Foolproof recipe for the most rejuvenating vacation ever: crystal-clear turquoise water, white sand beaches, palm trees gently swaying in the Balearic breeze, and sangria that flows as plentiful as water. Mallorca is an island just off the eastern coast of Spain and only an hour and 45-minute flight from Munich. It’s a surprisingly short trip to get somewhere that feels like an entirely different world.
Traveling Europe is everything we dreamed it would be, but also more tiring that we ever imagined. Our excursions are usually limited to 4 days at a time because of work and training schedules. It’s usually enough time to see the major attractions of a city, but not without careful planning and strong hustle. So, this time, we agreed to do less. The goal was to slow down, rest, and de-stress.
Back in February, I found a great package deal through L’Tur that included a round-trip flight, transfer to the airport, hotel, and a half-board meal plan. The ticket also included a Deutsche Bahn (DB) train voucher to and from the airport, but we ended up driving because the flight was so early in the morning. It was a deal that almost seemed to good to be true, so I looked into the legitimacy of this site for a few days before pulling the trigger (always trust your gut with these things, people). During that 2-month wait up until the vacation, I was still a little nervous about it, but everything turned out fine. The vacation package was legit, and 250% worth it.
We arrived in Palma de Mallorca and found the check-in booth for our transfer without any issues. The Alouasoul hotel was located in the Can Pastilla area, just 10 minutes from the airport. It was only 9 am when we arrived to check-in, so we dropped off the bags in the luggage room, asked for a map of the area, and set out to explore.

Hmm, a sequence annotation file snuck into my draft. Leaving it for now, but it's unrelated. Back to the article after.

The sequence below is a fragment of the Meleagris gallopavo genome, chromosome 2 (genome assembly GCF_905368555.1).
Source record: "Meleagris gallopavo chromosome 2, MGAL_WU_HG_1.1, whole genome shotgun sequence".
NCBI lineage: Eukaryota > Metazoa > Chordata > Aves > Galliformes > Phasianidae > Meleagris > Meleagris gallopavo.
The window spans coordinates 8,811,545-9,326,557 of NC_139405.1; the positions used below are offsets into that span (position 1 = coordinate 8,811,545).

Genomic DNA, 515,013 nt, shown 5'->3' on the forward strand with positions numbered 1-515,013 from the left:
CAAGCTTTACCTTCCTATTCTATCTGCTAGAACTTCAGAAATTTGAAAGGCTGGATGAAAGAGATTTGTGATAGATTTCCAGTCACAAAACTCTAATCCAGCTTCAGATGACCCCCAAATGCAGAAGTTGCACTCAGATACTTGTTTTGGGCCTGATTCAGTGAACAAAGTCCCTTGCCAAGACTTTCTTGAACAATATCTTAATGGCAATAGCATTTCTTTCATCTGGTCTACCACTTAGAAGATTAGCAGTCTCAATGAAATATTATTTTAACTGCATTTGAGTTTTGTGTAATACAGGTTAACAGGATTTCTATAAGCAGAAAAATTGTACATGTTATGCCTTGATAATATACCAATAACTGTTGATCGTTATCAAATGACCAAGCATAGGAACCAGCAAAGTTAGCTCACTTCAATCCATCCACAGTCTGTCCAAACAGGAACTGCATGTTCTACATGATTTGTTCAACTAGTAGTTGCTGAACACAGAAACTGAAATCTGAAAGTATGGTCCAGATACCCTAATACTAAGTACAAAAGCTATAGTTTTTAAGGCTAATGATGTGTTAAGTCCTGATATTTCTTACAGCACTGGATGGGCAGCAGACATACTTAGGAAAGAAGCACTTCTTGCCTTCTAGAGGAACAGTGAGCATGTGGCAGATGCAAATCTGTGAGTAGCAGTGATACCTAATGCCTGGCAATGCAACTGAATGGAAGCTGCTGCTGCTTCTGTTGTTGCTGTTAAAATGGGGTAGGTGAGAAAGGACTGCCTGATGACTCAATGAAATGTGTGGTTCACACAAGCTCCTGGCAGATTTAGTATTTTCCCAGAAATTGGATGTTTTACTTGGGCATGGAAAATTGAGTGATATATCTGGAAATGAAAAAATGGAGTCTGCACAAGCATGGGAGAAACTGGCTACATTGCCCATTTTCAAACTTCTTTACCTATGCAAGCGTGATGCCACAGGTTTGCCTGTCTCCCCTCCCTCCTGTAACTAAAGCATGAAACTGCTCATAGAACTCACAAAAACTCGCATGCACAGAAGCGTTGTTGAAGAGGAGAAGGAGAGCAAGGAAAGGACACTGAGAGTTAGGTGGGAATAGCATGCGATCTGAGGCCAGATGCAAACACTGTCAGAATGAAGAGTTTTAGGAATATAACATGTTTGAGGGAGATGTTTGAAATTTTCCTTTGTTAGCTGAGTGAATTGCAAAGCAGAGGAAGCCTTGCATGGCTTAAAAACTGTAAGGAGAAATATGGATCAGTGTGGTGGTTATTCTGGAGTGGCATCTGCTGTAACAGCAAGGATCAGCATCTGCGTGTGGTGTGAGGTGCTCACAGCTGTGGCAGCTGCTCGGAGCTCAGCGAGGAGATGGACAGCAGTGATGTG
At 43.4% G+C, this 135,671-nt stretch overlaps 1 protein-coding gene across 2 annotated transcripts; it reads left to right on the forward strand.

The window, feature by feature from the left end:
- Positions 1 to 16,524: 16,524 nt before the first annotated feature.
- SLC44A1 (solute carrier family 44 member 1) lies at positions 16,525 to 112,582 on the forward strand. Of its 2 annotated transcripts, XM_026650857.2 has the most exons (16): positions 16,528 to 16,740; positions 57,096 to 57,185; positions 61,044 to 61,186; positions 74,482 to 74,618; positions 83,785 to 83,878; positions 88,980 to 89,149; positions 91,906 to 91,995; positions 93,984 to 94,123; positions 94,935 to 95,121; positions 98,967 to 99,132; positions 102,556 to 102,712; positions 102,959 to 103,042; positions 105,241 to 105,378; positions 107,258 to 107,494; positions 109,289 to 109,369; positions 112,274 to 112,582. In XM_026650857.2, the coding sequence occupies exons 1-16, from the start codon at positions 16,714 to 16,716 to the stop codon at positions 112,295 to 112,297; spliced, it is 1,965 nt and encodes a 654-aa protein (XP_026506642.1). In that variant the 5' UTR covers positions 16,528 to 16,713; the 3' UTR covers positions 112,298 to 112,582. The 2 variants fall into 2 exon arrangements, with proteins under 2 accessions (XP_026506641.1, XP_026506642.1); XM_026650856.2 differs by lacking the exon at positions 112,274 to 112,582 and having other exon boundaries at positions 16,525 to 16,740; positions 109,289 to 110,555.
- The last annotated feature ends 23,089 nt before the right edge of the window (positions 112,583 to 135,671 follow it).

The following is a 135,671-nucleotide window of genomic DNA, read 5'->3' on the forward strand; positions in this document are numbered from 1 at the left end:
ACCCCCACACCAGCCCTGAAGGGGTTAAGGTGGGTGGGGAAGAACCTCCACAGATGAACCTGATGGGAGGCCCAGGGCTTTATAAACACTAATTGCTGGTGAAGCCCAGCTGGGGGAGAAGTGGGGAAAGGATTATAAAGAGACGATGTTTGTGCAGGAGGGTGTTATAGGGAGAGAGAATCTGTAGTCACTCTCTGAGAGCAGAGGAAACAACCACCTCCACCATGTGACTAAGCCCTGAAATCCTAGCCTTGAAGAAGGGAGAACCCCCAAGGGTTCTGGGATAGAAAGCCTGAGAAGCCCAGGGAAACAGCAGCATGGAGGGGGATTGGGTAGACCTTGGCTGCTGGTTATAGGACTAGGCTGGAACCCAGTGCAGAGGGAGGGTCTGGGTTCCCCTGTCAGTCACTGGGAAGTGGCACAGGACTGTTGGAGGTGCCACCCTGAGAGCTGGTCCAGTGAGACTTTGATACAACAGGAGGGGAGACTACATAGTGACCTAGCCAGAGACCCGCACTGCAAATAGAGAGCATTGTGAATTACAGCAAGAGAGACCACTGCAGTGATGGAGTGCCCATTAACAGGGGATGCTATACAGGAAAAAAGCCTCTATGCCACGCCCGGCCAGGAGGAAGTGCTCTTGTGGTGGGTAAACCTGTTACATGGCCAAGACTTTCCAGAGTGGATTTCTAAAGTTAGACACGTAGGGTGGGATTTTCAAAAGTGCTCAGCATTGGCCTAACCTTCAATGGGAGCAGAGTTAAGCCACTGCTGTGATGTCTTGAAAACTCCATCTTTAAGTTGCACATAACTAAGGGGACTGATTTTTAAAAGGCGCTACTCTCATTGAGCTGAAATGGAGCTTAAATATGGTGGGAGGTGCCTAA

Although the hotel was just steps from the water, it didn’t have its own beach–just rocky areas where you could walk around, but not necessarily lay out or swim. I don’t think it took away from the experience though, because there were nice beaches within a 10 minute walk. The hotel was situated next to a large park, with some nice scenic overlooks and a pedestrian walkway/bike path. Looking north, we could see all the way to Palma which was 5-6 miles away.
The weather wasn’t great that morning, and it looked like it was on the verge of rain. We really wanted to see the Palma aquarium during our trip, so that morning seemed like the best time. It was a 20-minute walk south and extremely easy to find, as are most things here because they’re situated right on the coast. It was a pricey (€25 pp) but impressive aquarium. The large indoor tanks have big soft cushions on the floor, so it was fun to plop down and get lost in an underwater world for a while. There’s also a nice outdoor section with a waterfall and tropical plants, and a cafe where we enjoyed an espresso and a piece of cake.